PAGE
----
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NEW UPDATES Asean Affairs 24 July 2014  

BRI posts 17% growth in loans, net profits in Q2

State-owned PT Bank Rakyat Indonesia (BRI), the country’s most profitable bank and third-largest lender by assets, posted around 17 percent growth in its net profits and lending in the second quarter (Q2) of this year, up from the same period a year ago thanks to quality loan disbursement and strong fee-based income.

The bank’s net profits reached Rp 11.72 trillion (US$1 billion) in the April-June period of 2014 from
Rp 10.01 trillion in the same period of 2013. Its outstanding loans amounted to Rp 459.13 trillion as per June, compared with Rp 391.77 trillion in June 2013, said BRI network and services director Suprajarto.

Banks across the country have been pressured by an increasingly limited cash supply as the central bank, Bank Indonesia (BI), raised its benchmark interest rate by 175 basis points last year. That has made liquidity tighter and banks have been paying higher deposit rates to entice third-party funds, which has squeezed their net interest margins (NIM) — the difference between interest rates charged to borrowers and those received from customers who store money at banks.

“The growth seen here was assisted by the bank’s ability to keep its non-performing loans at 0.57 percent,” Suprajarto explained to reporters at a BRI press conference on Tuesday.

BRI’s micro-business segment, which is its forte, grew rapidly by 18.1 percent to Rp 144.2 trillion in Q2 2014, from Rp 122.1 trillion last year. “Our micro-credit growth exceeded even the bank’s own credit growth,” Suprajarto added.

In relation to these figures, the amount of micro debtors amounted to 6.9 million people, signaling a strong period for the bank’s micro-business segment.

BRI’s profit growth was also assisted by its fee-based income, which grew by 20.8 percent year-on-year in 2014. The largest portion of the lender’s fee-based income came from e-banking transactions, which grew by 55.9 percent in 2014, making up 16.1 percent of the growth.

“The bank’s e-banking growth was triggered mainly by an impressive increase in transactions made through our ATM, SMS banking and Internet banking programs,” Suprajarto explained. BRI’s Internet banking usage rose by 247.2 percent to Rp 25.7 trillion in Q2 2014, from Rp 7.4 trillion in 2013.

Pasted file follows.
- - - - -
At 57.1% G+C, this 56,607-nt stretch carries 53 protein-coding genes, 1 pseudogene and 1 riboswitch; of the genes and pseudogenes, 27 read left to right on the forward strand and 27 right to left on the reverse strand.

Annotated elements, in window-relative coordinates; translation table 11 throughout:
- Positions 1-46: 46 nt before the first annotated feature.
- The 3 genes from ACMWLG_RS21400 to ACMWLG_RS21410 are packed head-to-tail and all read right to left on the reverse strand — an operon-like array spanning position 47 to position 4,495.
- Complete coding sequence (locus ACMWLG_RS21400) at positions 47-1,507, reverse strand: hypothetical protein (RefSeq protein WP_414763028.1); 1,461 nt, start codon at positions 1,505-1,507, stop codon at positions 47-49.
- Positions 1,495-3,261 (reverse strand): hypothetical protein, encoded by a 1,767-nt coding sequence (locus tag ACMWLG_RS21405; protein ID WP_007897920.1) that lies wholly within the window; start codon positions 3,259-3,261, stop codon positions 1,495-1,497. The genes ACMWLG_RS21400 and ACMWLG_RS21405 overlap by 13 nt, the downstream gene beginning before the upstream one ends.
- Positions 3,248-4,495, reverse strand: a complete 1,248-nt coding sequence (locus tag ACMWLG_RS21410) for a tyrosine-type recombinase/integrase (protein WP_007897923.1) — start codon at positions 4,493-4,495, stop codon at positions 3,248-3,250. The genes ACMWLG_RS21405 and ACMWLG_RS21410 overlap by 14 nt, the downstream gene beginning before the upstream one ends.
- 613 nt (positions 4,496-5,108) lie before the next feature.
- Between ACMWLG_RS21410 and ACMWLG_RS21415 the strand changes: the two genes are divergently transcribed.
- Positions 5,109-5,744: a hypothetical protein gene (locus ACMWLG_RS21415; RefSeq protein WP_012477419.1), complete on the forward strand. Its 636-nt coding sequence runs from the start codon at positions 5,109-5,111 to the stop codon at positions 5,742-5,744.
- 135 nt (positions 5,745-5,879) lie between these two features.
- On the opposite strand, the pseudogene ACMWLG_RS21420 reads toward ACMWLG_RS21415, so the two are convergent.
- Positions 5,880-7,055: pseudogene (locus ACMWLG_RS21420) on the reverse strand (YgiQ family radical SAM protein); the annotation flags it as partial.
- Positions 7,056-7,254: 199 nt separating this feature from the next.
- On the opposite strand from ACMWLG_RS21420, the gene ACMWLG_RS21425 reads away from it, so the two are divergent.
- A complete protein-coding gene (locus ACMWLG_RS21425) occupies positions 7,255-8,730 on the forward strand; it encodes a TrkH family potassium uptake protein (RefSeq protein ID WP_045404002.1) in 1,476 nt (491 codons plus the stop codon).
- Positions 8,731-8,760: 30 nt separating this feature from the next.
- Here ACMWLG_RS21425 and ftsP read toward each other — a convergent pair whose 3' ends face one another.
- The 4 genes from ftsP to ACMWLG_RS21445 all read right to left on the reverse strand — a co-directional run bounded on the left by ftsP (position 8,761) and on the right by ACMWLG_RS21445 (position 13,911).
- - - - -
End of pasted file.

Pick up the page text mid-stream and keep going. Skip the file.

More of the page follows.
Meanwhile, BRI’s savings accounts grew by 14.49 percent, which Suprajarto claimed was higher than the industry rate of 10.12 percent.

Overall third-party funds (DPK) grew 11.27 percent to Rp 448.45 trillion in the second quarter, with the bank’s current account and savings accounts (CASA) — which are cheaper funding sources than deposit accounts — contributing 57.3 percent.

However, BRI president director Sofyan Basir explained that the bank’s DPK growth for this year’s Q2 was lower than the growth of previous years, but that it could grow at a larger rate this year if BI’s tight monetary policy were to be loosened.

“If the tight-money policy was loosened, our third-party funds could achieve a growth of between 18 and 20 percent, as is usually the case,” Sofyan told reporters at the BRI press conference.

Regarding future plans, BRI corporate secretary Budi Satria said that the bank would focus on sustaining its fee-based income growth by focusing on retail funds, instead of relying on large deposits by large corporations.

“With retail funds, it is more of an individual level,” Budi told The Jakarta Post on Tuesday.

Budi also noted that the bank would add around 200 more mobile banking vehicles in 2014 in an attempt to win new customers. He said that some of the planned vehicles would be placed in traditional markets in order to diversify the bank’s customer base.

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This year in Thailand-what next?

AseanAffairs   04 January 2011
By David Swartzentruber      

It is commonplace in journalism to write two types of articles at the transition point between the year that has passed and the New Year. As this writer qualifies as an “old hand” in observing Thailand with a track record dating back 14 years, it is time take a shot at what may unfold in Thailand in 2011.

The first issue that can’t be answered is the health of Thailand’s beloved King Bhumibol, who is now 83 years old. He is the world's longest reigning monarch, but elaborate birthday celebrations in December failed to mask concern over his health. More






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